Clara Zetkin’s Spicy Letter on Party History (1932)
Clara Zetkin’s Spicy Letter on Party History (1932)

Clara Zetkin’s Spicy Letter on Party History (1932)

Below you will find excerpts from a quite remarkable letter of Zetkin’s written from Moscow to the KPD activist Maria Reese (1889-1958) in Germany. The background is slightly complicated and requires more explanation than I am able to provide now, but one of the reasons for Zetkin penning the letter in the first place is to express her opposition to Reese’s proposal that the Hungarian Communist, and editor of the Communist International’s publication International Press Correspondence (Inprecor), Gyulá Alpari (1882-1944), would be best-placed to write a history of the revolutionary movement that could serve as education and orientation for Communist party members.

The letter is remarkable for a number of reasons – not least because she is clearly upset by what she views as a rewriting of the history of the Communist movement by some of its leading representatives. And even though she felt that her correspondence was being read by the Stalinist regime, she does not shy away from naming names where she deems it to be necessary.

What stands out to me in particular is that Zetkin implicitly criticises the notion of the Bolsheviks as a ‘party of a new type’, as well as the associated idea that the SPD left should have split from the SPD before World War I and – or so the story goes – thereby successfully conducted a revolution by becoming a qualitatively different party. As widespread as this highly schematic and simplistic idea is today, it is clear that the notion of ‘the party of the new type’ is not actually found in the writings of somebody like Lenin (as Zetkin herself makes clear, and as I pointed out at a Debate in Chicago over a decade ago), but is actually a kind of foundation myth subsequently created by a bureaucratised and authoritarian Stalinist regime that was replacing historical inquiry with ‘hero worship’ and quote-culling … what she deems ‘obsequious cowardice’.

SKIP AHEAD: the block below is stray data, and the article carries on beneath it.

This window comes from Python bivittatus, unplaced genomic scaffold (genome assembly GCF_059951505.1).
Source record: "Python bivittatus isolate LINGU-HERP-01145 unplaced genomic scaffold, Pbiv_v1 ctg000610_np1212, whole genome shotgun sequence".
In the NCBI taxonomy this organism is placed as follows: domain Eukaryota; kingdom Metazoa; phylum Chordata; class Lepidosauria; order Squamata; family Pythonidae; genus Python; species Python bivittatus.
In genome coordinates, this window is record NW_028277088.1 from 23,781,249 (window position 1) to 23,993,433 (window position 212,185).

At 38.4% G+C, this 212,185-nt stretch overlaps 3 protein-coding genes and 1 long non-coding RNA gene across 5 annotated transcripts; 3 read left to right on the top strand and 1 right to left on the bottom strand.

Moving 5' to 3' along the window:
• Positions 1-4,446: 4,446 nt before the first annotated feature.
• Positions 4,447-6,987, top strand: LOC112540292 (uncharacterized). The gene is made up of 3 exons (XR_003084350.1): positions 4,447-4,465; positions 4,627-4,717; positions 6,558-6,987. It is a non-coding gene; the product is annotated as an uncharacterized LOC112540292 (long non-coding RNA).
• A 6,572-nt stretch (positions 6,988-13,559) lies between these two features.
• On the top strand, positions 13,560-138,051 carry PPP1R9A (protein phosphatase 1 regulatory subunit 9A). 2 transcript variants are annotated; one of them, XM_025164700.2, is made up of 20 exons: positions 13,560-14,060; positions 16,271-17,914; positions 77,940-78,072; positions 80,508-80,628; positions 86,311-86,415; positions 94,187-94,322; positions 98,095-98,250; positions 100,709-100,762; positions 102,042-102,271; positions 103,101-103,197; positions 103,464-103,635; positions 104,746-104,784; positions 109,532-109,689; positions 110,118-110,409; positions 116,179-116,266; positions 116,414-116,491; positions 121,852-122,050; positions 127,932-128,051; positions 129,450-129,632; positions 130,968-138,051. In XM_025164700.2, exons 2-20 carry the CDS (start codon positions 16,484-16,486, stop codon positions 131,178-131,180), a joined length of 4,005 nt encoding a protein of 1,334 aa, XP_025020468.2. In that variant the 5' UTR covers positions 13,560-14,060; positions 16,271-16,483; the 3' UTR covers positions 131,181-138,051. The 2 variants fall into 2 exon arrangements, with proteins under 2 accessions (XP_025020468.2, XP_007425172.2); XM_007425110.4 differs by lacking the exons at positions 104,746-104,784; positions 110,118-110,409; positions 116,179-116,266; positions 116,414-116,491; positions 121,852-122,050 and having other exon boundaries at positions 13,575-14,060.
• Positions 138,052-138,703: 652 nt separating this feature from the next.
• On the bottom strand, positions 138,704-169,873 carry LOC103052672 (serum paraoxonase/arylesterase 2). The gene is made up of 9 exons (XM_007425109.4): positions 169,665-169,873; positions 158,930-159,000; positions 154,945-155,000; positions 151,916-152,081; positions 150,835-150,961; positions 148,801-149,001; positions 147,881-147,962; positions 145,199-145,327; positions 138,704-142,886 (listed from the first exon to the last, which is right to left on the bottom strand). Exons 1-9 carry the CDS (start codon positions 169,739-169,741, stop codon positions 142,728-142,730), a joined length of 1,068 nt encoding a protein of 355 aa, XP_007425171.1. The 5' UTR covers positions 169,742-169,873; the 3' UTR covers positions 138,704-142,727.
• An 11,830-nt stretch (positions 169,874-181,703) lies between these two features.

For her part, there are some claims by Zetkin that I do not think quite stand up to full historical inquiry, and she too argues largely within the framework of the ‘Lenin cult’ (Lenin said this, not this …). But as one of the few people who was a leading representative of the revolutionary movement from the early days of the German Socialist Party in the 1870s right through to the German Communist Party in the early 1930s, she was obviously an authoritative voice who could directly observe the difference between the history as it was and as it came to be presented in line with the dictates of the factional interests and imperatives within the Communist movement of her time.

In a slight rush, but hope you enjoy the read! And please welcome our new Patron, Anthony C. Many thanks for your help!



Alpari’s expletives against the grave errors, mistakes, etc made by Rosa [Luxemburg] and the ‘German left’ are in flagrant contradiction to the facts that the young radical Alpari himself witnessed, and that the now old political official that which now is would be able to, and ought to, find within the political and trade-union press, the minutes of party and trade-union congresses and those of the Second International.

These expletives, which express the official view of the editor of Inprecorr, contradict Lenin’s assessment of the situation in Germany at that time, although the latter was well aware of the differences of opinion in the movement then. In the pre-war period, the Left did not prepare a split within social democracy because it was committed to the course of winning over the party and the trade unions. Agreeing with this perspective, before 1914 Lenin did not call for a split in social democracy either in public or in private discussions. At that time, he unequivocally expressed the view that the Bolshevik example in Russia should not be applied mechanically to the rather different historical conditions of the working-class movement in Germany and other countries.